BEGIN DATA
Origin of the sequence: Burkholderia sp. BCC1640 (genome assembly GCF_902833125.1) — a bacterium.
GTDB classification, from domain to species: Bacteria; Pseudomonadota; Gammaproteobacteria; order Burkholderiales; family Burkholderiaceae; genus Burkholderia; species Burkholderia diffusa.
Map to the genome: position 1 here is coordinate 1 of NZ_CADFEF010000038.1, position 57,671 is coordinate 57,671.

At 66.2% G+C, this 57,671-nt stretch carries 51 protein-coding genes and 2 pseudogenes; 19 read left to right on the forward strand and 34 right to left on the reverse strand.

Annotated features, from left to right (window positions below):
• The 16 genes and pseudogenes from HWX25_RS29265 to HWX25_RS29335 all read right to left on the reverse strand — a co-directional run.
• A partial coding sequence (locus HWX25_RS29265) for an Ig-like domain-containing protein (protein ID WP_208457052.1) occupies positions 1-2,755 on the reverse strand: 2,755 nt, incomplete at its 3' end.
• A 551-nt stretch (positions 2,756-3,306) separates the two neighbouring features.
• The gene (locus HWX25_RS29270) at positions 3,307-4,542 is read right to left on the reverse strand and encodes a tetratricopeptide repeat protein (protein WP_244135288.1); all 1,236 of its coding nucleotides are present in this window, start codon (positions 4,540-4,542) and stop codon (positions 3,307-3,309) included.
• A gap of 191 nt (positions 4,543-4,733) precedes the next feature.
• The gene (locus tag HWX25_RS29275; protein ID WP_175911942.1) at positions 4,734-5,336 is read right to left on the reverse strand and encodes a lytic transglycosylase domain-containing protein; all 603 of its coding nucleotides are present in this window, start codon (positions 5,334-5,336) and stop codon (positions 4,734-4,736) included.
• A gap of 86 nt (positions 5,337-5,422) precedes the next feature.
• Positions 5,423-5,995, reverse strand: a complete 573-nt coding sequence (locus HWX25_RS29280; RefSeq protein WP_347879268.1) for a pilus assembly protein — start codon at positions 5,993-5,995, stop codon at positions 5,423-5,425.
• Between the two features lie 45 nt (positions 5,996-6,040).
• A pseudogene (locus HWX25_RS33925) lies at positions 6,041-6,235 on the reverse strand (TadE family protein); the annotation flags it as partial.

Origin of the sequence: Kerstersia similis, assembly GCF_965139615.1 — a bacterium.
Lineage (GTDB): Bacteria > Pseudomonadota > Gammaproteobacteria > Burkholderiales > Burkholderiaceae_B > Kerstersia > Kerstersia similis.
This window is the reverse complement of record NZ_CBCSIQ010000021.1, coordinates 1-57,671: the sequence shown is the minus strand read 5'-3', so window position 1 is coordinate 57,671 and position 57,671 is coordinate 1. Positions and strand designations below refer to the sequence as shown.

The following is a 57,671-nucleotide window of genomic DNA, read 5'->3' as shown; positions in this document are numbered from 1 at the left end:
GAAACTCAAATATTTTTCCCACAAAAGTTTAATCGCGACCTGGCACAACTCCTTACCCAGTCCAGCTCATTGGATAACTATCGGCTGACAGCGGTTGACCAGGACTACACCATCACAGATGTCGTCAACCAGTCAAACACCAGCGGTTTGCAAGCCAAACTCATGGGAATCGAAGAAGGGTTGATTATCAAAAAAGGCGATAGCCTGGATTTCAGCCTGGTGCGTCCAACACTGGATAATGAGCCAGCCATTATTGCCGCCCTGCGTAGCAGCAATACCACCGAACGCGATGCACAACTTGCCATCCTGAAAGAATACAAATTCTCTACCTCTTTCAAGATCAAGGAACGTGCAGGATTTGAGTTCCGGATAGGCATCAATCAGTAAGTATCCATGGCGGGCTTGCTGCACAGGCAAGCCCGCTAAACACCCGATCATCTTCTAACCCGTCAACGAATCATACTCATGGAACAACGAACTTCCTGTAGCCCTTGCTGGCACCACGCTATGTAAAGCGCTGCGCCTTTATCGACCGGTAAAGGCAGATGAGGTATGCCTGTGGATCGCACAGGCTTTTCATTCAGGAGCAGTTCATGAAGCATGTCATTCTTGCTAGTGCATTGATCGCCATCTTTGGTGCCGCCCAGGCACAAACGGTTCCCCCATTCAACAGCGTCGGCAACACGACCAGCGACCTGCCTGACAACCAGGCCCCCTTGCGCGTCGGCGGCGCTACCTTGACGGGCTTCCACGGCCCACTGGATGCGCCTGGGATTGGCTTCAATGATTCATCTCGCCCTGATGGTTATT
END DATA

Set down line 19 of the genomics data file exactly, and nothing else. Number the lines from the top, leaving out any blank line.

The following is a 57,671-nucleotide window of genomic DNA, read 5'->3' as shown; positions in this document are numbered from 1 at the left end: